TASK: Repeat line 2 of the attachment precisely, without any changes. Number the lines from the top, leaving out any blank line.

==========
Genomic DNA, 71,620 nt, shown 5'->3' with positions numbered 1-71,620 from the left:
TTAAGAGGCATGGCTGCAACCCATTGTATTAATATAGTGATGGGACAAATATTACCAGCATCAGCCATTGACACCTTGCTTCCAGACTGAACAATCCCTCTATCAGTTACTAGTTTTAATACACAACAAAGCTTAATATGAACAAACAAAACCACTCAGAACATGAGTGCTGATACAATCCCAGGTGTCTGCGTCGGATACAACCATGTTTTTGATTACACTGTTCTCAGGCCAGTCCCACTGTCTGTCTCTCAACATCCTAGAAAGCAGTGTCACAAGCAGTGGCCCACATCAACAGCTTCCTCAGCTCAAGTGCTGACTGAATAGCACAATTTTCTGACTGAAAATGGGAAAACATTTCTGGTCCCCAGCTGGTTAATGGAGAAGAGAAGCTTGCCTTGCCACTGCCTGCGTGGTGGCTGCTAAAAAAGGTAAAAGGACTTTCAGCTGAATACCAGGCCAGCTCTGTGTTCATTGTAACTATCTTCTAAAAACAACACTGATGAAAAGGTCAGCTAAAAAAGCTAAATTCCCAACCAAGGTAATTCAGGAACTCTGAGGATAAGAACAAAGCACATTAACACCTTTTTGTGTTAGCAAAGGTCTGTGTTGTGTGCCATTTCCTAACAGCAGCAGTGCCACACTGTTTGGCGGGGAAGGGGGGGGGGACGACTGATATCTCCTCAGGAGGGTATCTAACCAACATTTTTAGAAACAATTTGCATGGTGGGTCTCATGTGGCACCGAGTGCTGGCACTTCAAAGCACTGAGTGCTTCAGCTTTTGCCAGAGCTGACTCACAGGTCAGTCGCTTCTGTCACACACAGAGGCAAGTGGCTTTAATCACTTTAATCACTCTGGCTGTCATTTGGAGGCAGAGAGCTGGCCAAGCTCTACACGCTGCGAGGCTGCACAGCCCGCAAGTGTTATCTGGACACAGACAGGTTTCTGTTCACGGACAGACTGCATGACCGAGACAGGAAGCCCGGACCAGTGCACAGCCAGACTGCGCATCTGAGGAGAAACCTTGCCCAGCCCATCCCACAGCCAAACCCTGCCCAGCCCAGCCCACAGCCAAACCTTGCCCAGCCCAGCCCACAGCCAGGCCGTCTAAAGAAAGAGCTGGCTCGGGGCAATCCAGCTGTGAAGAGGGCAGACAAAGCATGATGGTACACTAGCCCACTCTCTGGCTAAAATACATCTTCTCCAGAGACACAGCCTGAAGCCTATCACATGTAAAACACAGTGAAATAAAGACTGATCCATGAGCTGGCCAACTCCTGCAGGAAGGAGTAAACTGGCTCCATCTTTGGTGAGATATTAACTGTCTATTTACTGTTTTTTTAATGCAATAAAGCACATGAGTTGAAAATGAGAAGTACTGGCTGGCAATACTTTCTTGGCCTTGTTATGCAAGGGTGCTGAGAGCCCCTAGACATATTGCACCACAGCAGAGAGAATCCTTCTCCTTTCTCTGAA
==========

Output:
TTAAGAGGCATGGCTGCAACCCATTGTATTAATATAGTGATGGGACAAATATTACCAGCATCAGCCATTGACACCTTGCTTCCAGACTGAACAATCCCTCTATCAGTTACTAGTTTTAATACACAACAAAGCTTAATATGAACAAACAAAACCACTCAGAACATGAGTGCTGATACAATCCCAGGTGTCTGCGTCGGATACAACCATGTTTTTGATTACACTGTTCTCAGGCCAGTCCCACTGTCTGTCTCTCAACATCCTAGAAAGCAGTGTCACAAGCAGTGGCCCACATCAACAGCTTCCTCAGCTCAAGTGCTGACTGAATAGCACAATTTTCTGACTGAAAATGGGAAAACATTTCTGGTCCCCAGCTGGTTAATGGAGAAGAGAAGCTTGCCTTGCCACTGCCTGCGTGGTGGCTGCTAAAAAAGGTAAAAGGACTTTCAGCTGAATACCAGGCCAGCTCTGTGTTCATTGTAACTATCTTCTAAAAACAACACTGATGAAAAGGTCAGCTAAAAAAGCTAAATTCCCAACCAAGGTAATTCAGGAACTCTGAGGATAAGAACAAAGCACATTAACACCTTTTTGTGTTAGCAAAGGTCTGTGTTGTGTGCCATTTCCTAACAGCAGCAGTGCCACACTGTTTGGCGGGGAAGGGGGGGGGGACGACTGATATCTCCTCAGGAGGGTATCTAACCAACATTTTTAGAAACAATTTGCATGGTGGGTCTCATGTGGCACCGAGTGCTGGCACTTCAAAGCACTGAGTGCTTCAGCTTTTGCCAGAGCTGACTCACAGGTCAGTCGCTTCTGTCACACACAGAGGCAAGTGGCTTTAATCACTTTAATCACTCTGGCTGTCATTTGGAGGCAGAGAGCTGGCCAAGCTCTACACGCTGCGAGGCTGCACAGCCCGCAAGTGTTATCTGGACACAGACAGGTTTCTGTTCACGGACAGACTGCATGACCGAGACAGGAAGCCCGGACCAGTGCACAGCCAGACTGCGCATCTGAGGAGAAACCTTGCCCAGCCCATCCCACAGCCAAACCCTGCCCAGCCCAGCCCACAGCCAAACCTTGCCCAGCCCAGCCCACAGCCAGGCCGTCTAAAGAAAGAGCTGGCTCGGGGCAATCCAGCTGTGAAGAGGGCAGACAAAGCATGATGGTACACTAGCCCACTCTCTGGCTAAAATACATCTTCTCCAGAGACACAGCCTGAAGCCTATCACATGTAAAACACAGTGAAATAAAGACTGATCCATGAGCTGGCCAACTCCTGCAGGAAGGAGTAAACTGGCTCCATCTTTGGTGAGATATTAACTGTCTATTTACTGTTTTTTTAATGCAATAAAGCACATGAGTTGAAAATGAGAAGTACTGGCTGGCAATACTTTCTTGGCCTTGTTATGCAAGGGTGCTGAGAGCCCCTAGACATATTGCACCACAGCAGAGAGAATCCTTCTCCTTTCTCTGAA